36. Because Even Our Hot Dogs Are Political

Photo: Alyson Aliano

Financier turned frankfurtier Nicholas Gray opened his hot-dog-and-papaya-juice stand on Broadway and West 72nd Street in 1973. Since then, Gray’s Papaya has grown into a three-location mini-chain famous for two things: cheap, tasty franks and the iconoclastic political messages spouted from banners in its front windows. (The current proclamation: YES, MR. PRESIDENT-ELECT OBAMA, WE ARE READY TO BELIEVE AGAIN.) Gray talked sauerkraut statecraft with Jesse Oxfeld.

Were the political banners there from the beginning?
The first was for Ramsey Clark, in 1974. He ran for the Senate against Jacob Javits. He was attorney general in the Johnson administration, and he’s now a famous lawyer. He defends the ayatollah, people like that. Controversial types. But he was a good man in those days, a card-carrying liberal.

And that was your eureka moment—that you could support his campaign by putting a sign in the window of your hot-dog store?
We have a lot of traffic, and I have some strong political convictions. I did it for Jimmy Carter. I did it for Clinton when he was being impeached. “Hang in there, Mr. President,” was all I put. No Republicans.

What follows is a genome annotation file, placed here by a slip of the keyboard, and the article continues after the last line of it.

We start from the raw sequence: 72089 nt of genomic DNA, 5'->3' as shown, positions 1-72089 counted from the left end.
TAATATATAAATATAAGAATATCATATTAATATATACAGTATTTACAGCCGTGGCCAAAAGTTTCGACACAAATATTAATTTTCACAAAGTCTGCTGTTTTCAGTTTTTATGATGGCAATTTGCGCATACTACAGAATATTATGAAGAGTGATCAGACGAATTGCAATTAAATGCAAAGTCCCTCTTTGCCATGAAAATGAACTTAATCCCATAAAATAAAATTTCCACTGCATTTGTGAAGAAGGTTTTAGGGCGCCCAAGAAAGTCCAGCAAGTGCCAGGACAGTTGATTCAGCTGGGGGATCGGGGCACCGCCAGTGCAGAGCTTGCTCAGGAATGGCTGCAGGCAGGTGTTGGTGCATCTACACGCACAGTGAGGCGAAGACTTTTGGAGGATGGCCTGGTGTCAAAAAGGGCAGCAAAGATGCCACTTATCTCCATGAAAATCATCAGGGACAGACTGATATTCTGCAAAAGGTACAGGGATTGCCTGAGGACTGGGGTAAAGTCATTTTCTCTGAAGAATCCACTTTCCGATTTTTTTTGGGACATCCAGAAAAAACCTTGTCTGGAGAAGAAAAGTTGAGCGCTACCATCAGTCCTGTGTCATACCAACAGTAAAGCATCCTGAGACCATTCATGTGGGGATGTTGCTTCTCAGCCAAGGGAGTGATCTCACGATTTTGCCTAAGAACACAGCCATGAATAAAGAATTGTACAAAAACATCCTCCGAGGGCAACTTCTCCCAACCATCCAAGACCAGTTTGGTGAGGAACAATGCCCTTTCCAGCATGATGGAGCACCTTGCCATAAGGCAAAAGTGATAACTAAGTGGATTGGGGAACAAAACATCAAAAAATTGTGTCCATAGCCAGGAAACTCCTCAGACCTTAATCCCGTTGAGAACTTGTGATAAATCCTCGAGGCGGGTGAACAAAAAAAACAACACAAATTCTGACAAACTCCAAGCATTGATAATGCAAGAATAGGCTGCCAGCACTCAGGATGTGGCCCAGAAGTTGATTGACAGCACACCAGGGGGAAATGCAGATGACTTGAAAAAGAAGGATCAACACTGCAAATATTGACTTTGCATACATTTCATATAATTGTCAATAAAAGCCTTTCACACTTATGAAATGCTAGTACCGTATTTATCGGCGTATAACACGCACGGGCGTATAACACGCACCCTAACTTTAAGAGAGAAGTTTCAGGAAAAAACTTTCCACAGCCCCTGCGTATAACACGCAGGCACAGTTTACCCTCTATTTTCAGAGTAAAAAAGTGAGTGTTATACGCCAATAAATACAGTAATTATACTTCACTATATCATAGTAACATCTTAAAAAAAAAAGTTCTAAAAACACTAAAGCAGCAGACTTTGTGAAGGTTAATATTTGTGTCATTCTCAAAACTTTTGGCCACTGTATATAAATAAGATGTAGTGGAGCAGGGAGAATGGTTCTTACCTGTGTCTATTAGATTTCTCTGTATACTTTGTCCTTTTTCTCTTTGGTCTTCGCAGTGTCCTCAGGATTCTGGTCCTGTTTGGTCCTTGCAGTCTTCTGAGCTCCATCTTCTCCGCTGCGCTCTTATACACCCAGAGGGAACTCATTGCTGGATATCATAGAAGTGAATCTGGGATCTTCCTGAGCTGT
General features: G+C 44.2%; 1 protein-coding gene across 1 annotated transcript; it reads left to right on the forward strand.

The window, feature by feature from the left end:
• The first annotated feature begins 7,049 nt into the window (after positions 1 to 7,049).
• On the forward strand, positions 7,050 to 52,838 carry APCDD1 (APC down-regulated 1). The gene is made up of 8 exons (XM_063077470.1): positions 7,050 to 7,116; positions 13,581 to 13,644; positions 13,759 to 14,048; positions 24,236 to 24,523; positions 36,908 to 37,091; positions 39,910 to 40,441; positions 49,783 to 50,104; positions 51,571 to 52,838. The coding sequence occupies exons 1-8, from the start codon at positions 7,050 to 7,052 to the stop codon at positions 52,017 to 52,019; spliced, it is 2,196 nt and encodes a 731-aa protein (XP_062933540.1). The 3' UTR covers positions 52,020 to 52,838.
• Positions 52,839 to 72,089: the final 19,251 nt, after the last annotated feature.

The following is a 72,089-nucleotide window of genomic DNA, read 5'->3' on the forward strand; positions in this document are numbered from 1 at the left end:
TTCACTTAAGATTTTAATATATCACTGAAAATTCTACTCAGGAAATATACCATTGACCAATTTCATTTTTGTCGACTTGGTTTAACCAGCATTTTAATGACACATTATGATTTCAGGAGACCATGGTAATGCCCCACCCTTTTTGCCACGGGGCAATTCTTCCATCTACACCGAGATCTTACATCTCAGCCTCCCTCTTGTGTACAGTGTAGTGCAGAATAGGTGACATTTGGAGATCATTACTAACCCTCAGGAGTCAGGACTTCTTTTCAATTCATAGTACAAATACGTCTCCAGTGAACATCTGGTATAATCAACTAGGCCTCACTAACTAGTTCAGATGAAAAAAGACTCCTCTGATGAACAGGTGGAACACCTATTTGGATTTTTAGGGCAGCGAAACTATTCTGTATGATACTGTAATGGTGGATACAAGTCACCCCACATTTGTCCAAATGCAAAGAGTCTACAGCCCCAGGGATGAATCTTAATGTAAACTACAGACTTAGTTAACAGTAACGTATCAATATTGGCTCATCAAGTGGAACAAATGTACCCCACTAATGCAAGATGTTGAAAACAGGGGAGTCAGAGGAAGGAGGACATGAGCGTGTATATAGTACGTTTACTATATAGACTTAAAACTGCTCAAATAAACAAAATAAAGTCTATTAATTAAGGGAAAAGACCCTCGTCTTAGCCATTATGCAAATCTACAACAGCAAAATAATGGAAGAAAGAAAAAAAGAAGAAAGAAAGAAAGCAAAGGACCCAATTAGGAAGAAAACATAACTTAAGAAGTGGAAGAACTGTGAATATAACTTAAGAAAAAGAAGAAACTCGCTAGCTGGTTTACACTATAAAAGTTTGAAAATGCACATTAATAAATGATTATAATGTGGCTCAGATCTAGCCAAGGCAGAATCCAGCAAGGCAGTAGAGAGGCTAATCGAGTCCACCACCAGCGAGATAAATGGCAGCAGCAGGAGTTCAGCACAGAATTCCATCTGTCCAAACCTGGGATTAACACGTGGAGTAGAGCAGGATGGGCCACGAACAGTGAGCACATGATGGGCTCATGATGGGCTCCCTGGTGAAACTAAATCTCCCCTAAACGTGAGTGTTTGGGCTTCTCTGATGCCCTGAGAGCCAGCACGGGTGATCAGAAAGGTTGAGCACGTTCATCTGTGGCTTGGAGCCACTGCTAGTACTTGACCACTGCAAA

But you were a Giuliani supporter.
I liked his polite–New Yorker campaign. I don’t particularly like the man now. I’m a liberal, a card-carrying liberal. Like most of my constituents.

Actually, your signs have always seemed not that far left, by New York City standards.
They’re regular, you know, common-sense signs.

Which made Bloomberg a good fit for you—you had signs encouraging him to run for president.
Oh, completely. And he’s a very nice guy, by the way. He came by and got a hot dog.

Before or after you endorsed him? [Laughs]
After I put the sign in the window.

You currently have Obama signs up on the Upper West Side and in Greenwich Village, but you don’t—
I don’t have any room in midtown, it’s a pain in the neck!

But it’s not that the Upper West Side and Greenwich Village are more receptive? No, no, no, not at all.

When did the recession special—a cheap price for two hot dogs and drink—start?
Oh, years ago. Back in the eighties sometime. And it’s always been there since—I say my customers are always in a recession.

They are now, certainly. But the recession special just went up to $4.45 in October.
I do what I have to do.

You raised the price in the middle of an actual recession!
My payroll goes up, my rent goes up, my insurance. The cost of food is astronomical these days. I used to be famous for being cheap; now I’m only reasonable.

Will it be able to stay at $4.45 for a while?
God, I hope so. Every time it goes up it’s traumatic.

For you or for your customers?
For me and my customers.

37. Sue Simmons dropping the F-bomb on TV.
—Rick Easley

36. Because Even Our Hot Dogs Are Political